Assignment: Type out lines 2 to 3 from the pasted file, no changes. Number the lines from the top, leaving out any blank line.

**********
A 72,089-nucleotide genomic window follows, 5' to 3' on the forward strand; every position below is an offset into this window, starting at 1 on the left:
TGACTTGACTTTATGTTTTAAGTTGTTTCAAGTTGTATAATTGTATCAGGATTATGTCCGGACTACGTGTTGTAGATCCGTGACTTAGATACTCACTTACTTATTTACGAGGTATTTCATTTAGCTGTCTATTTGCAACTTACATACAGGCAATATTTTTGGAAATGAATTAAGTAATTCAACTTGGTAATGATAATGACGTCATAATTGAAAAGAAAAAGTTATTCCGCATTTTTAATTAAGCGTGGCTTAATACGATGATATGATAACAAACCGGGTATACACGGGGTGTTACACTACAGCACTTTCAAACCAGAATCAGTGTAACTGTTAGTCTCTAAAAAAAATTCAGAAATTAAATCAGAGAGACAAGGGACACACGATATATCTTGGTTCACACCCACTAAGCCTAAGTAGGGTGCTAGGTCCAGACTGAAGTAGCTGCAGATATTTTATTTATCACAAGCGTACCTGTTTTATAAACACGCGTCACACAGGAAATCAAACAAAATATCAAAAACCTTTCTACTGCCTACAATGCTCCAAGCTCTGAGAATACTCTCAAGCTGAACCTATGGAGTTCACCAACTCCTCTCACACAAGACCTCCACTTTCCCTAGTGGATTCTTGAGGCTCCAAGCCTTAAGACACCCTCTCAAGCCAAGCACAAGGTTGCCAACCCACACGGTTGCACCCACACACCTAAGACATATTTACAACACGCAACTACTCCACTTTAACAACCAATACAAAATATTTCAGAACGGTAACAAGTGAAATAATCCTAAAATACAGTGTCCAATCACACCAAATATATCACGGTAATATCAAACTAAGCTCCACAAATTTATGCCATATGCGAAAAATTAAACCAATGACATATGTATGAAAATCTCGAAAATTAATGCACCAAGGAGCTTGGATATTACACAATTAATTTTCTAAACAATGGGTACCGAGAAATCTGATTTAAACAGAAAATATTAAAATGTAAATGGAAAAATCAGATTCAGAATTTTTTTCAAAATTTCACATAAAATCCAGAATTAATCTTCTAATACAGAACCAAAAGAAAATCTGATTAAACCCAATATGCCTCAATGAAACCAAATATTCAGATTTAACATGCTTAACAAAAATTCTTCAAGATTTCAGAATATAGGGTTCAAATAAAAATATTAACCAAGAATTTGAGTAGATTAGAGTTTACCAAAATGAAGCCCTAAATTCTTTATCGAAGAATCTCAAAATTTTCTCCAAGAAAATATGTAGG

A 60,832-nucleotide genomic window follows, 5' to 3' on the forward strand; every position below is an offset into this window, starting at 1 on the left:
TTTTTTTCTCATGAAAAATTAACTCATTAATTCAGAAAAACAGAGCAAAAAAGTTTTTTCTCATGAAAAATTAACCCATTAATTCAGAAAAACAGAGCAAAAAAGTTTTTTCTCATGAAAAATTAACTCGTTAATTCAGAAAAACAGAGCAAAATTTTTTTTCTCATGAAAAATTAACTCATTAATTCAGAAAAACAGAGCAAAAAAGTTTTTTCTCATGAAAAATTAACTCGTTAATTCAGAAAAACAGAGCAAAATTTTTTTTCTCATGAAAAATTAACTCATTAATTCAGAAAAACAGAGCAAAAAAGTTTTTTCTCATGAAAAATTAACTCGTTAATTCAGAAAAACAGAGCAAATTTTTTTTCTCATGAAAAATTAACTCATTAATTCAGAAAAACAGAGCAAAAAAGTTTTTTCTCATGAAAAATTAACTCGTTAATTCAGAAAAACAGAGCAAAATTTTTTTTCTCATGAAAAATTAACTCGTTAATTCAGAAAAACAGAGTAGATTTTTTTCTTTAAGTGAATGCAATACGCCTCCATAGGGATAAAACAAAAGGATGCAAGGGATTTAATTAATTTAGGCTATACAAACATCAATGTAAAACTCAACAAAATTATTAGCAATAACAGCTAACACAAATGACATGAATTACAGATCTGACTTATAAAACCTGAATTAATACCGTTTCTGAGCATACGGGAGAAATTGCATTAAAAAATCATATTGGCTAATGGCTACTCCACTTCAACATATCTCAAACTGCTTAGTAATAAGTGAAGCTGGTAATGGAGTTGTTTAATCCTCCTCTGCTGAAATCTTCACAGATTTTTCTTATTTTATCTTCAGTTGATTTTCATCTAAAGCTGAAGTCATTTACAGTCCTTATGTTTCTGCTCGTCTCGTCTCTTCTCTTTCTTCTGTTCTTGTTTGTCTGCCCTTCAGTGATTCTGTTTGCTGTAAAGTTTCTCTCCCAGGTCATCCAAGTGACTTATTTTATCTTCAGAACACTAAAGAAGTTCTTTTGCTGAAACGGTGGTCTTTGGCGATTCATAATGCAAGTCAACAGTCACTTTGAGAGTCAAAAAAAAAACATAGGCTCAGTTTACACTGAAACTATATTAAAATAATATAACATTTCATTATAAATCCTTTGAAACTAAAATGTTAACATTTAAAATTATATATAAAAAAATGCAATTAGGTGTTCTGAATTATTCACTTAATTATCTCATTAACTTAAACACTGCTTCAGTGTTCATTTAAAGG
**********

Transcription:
TGACTTGACTTTATGTTTTAAGTTGTTTCAAGTTGTATAATTGTATCAGGATTATGTCCGGACTACGTGTTGTAGATCCGTGACTTAGATACTCACTTACTTATTTACGAGGTATTTCATTTAGCTGTCTATTTGCAACTTACATACAGGCAATATTTTTGGAAATGAATTAAGTAATTCAACTTGGTAATGATAATGACGTCATAATTGAAAAGAAAAAGTTATTCCGCATTTTTAATTAAGCGTGGCTTAATACGATGATATGATAACAAACCGGGTATACACGGGGTGTTACACTACAGCACTTTCAAACCAGAATCAGTGTAACTGTTAGTCTCTAAAAAAAATTCAGAAATTAAATCAGAGAGACAAGGGACACACGATATATCTTGGTTCACACCCACTAAGCCTAAGTAGGGTGCTAGGTCCAGACTGAAGTAGCTGCAGATATTTTATTTATCACAAGCGTACCTGTTTTATAAACACGCGTCACACAGGAAATCAAACAAAATATCAAAAACCTTTCTACTGCCTACAATGCTCCAAGCTCTGAGAATACTCTCAAGCTGAACCTATGGAGTTCACCAACTCCTCTCACACAAGACCTCCACTTTCCCTAGTGGATTCTTGAGGCTCCAAGCCTTAAGACACCCTCTCAAGCCAAGCACAAGGTTGCCAACCCACACGGTTGCACCCACACACCTAAGACATATTTACAACACGCAACTACTCCACTTTAACAACCAATACAAAATATTTCAGAACGGTAACAAGTGAAATAATCCTAAAATACAGTGTCCAATCACACCAAATATATCACGGTAATATCAAACTAAGCTCCACAAATTTATGCCATATGCGAAAAATTAAACCAATGACATATGTATGAAAATCTCGAAAATTAATGCACCAAGGAGCTTGGATATTACACAATTAATTTTCTAAACAATGGGTACCGAGAAATCTGATTTAAACAGAAAATATTAAAATGTAAATGGAAAAATCAGATTCAGAATTTTTTTCAAAATTTCACATAAAATCCAGAATTAATCTTCTAATACAGAACCAAAAGAAAATCTGATTAAACCCAATATGCCTCAATGAAACCAAATATTCAGATTTAACATGCTTAACAAAAATTCTTCAAGATTTCAGAATATAGGGTTCAAATAAAAATATTAACCAAGAATTTGAGTAGATTAGAGTTTACCAAAATGAAGCCCTAAATTCTTTATCGAAGAATCTCAAAATTTTCTCCAAGAAAATATGTAGG

A 60,832-nucleotide genomic window follows, 5' to 3' on the forward strand; every position below is an offset into this window, starting at 1 on the left: